Medicago truncatula Germplasm Collection
The Medicago truncatula collection is a part of the National Plant Germplasm System (NPGS). Seed is freely available to support research and breeding objectives around the world.
We received the first Medicago truncatula accession in 1950, when a commercial strain and 9 unimproved samples were received from J.R.A. McMillan from the University of Sydney, New South Wales, Australia. Currently the collection includes 324 ecotypes of M. truncatula, originating from 22 countries. Search the Germplasm Resources Information Network (GRIN) for further details
|on the collection. Over 50 % of the accessions were collected in Algeria, Morocco and Tunisia. A collaborative collection was made in 1973 in Morocco by I. Forbes, from the USDA, ARS, Georgia, USA, and J.S. Gladstones, from the Department of Agriculture, South Perth, Australia. W. Graves, from the University of California, California, USA, made extensive collections in Morocco and Tunisia in the early 1980s. Approximately 55 % of the collection was received in the late 1980’s, when the NPGS inherited the germplasm collection of the late Canadian taxonomist, Dr. Karl A. Lesins. Most of the accessions (80 % of collection total) in the M. truncatula collection are unimproved or wild germplasm. 15 % of the collection is either cultivars or breeding material. A large portion of the cultivated germplasm has been obtained from Australia. We are actively working to expand the collection to include important genetic stocks that are being developed by the genomics community. |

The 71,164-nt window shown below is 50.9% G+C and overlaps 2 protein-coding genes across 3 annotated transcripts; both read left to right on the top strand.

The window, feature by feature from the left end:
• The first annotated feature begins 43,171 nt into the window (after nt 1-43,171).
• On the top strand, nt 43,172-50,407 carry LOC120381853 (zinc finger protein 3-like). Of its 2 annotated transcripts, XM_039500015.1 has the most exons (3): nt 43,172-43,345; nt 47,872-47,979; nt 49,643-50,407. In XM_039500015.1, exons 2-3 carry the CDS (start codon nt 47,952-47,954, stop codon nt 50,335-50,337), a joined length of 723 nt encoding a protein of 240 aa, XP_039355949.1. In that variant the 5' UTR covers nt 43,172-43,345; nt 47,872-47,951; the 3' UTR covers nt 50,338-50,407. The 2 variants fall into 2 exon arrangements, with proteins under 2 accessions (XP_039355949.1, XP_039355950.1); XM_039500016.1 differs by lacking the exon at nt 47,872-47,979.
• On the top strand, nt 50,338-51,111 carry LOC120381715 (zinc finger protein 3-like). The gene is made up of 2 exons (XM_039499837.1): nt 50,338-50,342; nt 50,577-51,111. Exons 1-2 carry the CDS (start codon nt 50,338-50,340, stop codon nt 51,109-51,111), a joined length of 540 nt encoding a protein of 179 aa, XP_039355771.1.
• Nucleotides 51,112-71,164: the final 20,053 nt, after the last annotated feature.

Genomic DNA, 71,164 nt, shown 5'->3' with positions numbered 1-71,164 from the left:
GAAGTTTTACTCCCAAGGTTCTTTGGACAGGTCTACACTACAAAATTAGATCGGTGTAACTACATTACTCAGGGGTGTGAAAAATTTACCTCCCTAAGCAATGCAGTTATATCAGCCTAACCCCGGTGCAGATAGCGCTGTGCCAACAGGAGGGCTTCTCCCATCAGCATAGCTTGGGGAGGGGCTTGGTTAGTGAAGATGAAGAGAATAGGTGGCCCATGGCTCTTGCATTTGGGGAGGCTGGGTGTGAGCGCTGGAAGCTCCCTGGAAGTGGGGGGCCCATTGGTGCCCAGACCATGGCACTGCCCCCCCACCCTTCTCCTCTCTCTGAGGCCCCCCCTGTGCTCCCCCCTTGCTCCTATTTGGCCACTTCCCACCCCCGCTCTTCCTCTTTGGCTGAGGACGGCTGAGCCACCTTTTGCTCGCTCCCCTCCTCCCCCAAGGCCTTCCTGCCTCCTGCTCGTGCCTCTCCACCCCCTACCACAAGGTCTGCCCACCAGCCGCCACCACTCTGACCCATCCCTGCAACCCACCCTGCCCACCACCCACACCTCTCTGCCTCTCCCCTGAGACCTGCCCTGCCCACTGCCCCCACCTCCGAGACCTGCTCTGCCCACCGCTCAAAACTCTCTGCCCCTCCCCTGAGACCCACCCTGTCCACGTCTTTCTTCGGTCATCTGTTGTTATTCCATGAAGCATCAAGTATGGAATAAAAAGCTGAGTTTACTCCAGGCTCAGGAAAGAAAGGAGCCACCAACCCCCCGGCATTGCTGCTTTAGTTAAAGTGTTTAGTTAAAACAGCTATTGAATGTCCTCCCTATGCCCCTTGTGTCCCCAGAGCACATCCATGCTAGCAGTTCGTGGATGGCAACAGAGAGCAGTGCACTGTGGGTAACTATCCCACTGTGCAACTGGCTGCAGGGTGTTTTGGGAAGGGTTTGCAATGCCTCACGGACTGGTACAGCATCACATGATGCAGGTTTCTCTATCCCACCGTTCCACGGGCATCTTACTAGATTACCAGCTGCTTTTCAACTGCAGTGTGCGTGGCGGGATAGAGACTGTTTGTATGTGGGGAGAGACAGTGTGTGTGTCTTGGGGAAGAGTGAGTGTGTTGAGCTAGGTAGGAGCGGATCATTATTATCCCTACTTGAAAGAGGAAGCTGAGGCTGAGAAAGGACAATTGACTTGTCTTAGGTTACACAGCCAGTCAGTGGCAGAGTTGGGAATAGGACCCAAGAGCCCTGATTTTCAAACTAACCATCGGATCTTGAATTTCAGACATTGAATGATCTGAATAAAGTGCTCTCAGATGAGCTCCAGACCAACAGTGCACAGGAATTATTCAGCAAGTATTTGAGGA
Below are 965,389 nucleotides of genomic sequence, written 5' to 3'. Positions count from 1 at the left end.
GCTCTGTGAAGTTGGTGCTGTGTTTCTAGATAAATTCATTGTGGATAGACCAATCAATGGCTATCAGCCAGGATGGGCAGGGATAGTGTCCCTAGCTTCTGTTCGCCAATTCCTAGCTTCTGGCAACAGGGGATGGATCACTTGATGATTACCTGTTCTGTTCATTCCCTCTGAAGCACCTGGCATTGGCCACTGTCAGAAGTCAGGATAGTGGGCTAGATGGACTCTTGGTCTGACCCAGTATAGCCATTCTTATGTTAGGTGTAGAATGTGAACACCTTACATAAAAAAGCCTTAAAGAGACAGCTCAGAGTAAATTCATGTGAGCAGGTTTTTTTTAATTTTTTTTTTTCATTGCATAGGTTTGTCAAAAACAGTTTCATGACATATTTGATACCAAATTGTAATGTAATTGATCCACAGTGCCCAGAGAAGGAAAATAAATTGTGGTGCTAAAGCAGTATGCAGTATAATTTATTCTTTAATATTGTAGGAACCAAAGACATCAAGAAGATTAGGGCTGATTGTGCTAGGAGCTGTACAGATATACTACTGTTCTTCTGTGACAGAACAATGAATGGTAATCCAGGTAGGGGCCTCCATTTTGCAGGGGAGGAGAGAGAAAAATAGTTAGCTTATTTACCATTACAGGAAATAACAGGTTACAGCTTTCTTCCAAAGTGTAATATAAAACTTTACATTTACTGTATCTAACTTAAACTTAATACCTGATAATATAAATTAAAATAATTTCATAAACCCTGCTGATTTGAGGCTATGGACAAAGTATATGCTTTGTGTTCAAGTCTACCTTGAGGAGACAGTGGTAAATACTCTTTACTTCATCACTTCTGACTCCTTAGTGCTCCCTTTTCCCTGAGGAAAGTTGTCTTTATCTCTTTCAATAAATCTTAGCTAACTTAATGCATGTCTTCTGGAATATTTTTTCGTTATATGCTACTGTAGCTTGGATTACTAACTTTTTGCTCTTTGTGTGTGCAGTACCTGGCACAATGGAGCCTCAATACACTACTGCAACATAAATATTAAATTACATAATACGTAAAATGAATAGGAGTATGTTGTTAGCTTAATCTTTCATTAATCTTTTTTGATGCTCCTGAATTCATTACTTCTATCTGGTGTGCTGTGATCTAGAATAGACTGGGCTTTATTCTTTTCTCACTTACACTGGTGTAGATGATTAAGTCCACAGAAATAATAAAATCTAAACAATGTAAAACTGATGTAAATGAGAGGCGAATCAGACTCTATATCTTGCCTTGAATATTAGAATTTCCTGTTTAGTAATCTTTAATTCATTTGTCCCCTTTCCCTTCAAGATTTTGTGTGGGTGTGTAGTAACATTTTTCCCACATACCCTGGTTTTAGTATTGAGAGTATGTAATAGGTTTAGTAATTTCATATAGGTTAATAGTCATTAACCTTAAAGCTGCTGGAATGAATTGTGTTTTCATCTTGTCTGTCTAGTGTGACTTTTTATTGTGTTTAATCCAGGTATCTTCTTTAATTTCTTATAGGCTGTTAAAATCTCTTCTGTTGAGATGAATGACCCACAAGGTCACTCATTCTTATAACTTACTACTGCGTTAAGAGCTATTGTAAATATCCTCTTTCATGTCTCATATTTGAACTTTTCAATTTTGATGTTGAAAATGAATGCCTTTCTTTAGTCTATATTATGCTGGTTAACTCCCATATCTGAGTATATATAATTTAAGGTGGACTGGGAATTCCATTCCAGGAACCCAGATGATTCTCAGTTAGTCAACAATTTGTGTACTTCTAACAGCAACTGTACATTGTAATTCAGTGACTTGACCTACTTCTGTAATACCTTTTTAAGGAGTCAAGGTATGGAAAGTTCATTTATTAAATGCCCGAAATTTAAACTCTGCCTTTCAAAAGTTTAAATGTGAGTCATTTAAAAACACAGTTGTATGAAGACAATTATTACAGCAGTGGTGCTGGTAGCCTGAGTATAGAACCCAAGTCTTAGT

Storage and Regeneration
The collection is housed and distributed from the Western Regional Plant Introduction Station located in Pullman, Washington. Our mission is to maintain the genetic diversity inherent in our collected germplasm. Although most of the annual medic species are self-pollinated, they are surprisingly heterogeneous, and we treat them as populations. Distribution seed lots are stored at 4 ° C and
30 % relative humidity. Original and regeneration seed lots are stored at
- 10 ° C. The germplasm is increased at the National Temperate Forage
|Legume Germplasm Resources Unit, in Prosser, Washington. Transplants are started in the greenhouse each spring. To minimize genetic change during seed increase, 50-100 individual plants are used. Although M. truncatula is a self-pollinated species, we isolate individual accessions in cages, since a small but genetically significant level of cross pollination has been reported. |
Characterization and evaluation are an important part of our work. In 2003, we carried out an extensive morphological evaluation of the entire M. truncatula collection. Our objectives were to characterize the length of growth stages, as well as
|the morphological features of leaves, branches, flowers and fruit for each accession. You can examine and download evaluation data from GRIN.|
Interested in obtaining seed? Contact Dr. Stephanie Greene, Medicago curator; or request germplasm online using GRIN ONLINE ORDER (http://www.ars-grin.gov/npgs/orders.html).